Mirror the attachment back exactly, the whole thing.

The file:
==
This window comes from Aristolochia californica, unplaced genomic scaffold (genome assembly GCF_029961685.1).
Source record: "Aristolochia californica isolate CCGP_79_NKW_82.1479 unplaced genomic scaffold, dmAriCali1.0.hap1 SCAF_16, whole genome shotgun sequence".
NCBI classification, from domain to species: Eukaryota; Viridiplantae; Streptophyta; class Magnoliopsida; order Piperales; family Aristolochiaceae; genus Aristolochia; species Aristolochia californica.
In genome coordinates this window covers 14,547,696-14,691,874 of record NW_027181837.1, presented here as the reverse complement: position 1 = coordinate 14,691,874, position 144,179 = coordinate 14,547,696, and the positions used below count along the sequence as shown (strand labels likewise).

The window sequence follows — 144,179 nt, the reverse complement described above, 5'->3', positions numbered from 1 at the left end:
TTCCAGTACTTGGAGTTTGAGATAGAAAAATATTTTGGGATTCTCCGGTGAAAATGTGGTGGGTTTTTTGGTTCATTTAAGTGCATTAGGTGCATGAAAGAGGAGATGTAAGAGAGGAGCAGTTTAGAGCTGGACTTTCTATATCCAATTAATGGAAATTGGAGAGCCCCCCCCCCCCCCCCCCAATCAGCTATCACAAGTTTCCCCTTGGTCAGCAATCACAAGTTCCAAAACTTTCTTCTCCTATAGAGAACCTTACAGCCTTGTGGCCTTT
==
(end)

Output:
This window comes from Aristolochia californica, unplaced genomic scaffold (genome assembly GCF_029961685.1).
Source record: "Aristolochia californica isolate CCGP_79_NKW_82.1479 unplaced genomic scaffold, dmAriCali1.0.hap1 SCAF_16, whole genome shotgun sequence".
NCBI classification, from domain to species: Eukaryota; Viridiplantae; Streptophyta; class Magnoliopsida; order Piperales; family Aristolochiaceae; genus Aristolochia; species Aristolochia californica.
In genome coordinates this window covers 14,547,696-14,691,874 of record NW_027181837.1, presented here as the reverse complement: position 1 = coordinate 14,691,874, position 144,179 = coordinate 14,547,696, and the positions used below count along the sequence as shown (strand labels likewise).

The window sequence follows — 144,179 nt, the reverse complement described above, 5'->3', positions numbered from 1 at the left end:
TTCCAGTACTTGGAGTTTGAGATAGAAAAATATTTTGGGATTCTCCGGTGAAAATGTGGTGGGTTTTTTGGTTCATTTAAGTGCATTAGGTGCATGAAAGAGGAGATGTAAGAGAGGAGCAGTTTAGAGCTGGACTTTCTATATCCAATTAATGGAAATTGGAGAGCCCCCCCCCCCCCCCCCCAATCAGCTATCACAAGTTTCCCCTTGGTCAGCAATCACAAGTTCCAAAACTTTCTTCTCCTATAGAGAACCTTACAGCCTTGTGGCCTTT